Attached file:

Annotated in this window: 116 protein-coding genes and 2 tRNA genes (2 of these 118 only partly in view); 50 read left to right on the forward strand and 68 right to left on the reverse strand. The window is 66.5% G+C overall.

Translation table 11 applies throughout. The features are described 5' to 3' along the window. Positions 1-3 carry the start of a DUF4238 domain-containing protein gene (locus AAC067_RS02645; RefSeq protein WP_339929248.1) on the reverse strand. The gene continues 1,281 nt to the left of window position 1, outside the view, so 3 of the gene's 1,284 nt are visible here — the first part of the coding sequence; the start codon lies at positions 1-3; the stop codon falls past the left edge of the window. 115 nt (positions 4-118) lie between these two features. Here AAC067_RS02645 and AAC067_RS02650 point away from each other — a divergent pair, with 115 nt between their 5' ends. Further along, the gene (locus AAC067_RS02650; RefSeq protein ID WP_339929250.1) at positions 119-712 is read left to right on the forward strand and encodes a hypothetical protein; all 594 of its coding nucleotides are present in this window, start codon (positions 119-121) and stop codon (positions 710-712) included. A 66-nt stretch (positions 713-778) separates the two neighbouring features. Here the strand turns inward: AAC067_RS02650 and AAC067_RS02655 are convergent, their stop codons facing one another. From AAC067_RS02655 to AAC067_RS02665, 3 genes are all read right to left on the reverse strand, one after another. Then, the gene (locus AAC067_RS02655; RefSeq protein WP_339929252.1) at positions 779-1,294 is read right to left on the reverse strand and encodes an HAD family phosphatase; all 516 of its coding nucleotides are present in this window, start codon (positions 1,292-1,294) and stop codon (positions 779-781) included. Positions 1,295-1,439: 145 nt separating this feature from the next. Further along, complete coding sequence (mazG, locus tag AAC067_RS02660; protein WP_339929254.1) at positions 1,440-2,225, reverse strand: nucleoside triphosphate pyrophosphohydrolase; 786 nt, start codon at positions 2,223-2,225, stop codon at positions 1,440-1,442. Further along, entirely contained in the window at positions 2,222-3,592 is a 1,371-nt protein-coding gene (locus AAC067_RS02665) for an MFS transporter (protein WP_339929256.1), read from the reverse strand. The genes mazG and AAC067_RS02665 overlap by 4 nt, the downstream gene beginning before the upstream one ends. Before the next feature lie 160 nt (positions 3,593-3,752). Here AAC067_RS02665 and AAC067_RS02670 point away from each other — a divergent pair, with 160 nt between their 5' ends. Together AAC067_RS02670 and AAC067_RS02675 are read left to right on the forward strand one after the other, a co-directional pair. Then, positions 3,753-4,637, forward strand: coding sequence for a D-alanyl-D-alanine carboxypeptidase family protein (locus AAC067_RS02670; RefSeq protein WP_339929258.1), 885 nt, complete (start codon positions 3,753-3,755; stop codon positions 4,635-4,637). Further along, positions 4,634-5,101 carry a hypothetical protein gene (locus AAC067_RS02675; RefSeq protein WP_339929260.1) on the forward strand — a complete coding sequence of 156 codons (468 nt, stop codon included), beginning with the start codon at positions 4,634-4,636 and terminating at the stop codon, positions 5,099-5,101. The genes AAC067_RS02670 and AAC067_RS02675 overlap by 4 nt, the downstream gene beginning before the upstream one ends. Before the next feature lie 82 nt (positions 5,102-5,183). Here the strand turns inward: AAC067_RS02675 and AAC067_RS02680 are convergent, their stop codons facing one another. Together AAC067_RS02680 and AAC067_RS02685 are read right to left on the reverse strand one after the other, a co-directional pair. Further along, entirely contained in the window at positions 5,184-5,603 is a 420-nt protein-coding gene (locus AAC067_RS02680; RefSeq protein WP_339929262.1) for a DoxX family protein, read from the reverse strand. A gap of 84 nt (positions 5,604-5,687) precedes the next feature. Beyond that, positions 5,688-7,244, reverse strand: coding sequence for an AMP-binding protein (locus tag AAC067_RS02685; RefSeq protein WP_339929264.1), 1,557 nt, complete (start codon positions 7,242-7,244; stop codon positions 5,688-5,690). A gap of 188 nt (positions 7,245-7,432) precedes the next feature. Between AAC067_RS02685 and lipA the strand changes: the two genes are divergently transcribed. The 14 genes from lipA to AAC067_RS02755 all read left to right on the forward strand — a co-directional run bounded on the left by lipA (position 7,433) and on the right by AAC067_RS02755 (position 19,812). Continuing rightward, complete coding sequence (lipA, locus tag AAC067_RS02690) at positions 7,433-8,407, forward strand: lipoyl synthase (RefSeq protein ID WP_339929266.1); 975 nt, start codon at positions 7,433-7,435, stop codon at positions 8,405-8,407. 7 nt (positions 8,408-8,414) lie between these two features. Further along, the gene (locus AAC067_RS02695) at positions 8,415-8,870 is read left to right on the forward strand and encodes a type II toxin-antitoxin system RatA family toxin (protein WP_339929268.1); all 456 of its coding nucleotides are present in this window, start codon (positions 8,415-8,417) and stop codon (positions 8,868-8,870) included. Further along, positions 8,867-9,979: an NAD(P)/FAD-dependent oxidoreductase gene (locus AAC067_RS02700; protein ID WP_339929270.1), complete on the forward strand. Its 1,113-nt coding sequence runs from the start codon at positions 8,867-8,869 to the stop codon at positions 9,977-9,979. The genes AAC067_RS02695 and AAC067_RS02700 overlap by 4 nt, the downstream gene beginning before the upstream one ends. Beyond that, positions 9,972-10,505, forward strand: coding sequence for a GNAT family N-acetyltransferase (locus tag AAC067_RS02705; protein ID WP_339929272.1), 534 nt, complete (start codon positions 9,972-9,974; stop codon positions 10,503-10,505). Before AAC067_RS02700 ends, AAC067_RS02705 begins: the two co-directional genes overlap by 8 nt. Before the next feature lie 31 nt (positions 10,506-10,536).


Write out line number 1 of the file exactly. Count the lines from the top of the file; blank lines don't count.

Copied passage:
Annotated in this window: 116 protein-coding genes and 2 tRNA genes (2 of these 118 only partly in view); 50 read left to right on the forward strand and 68 right to left on the reverse strand. The window is 66.5% G+C overall.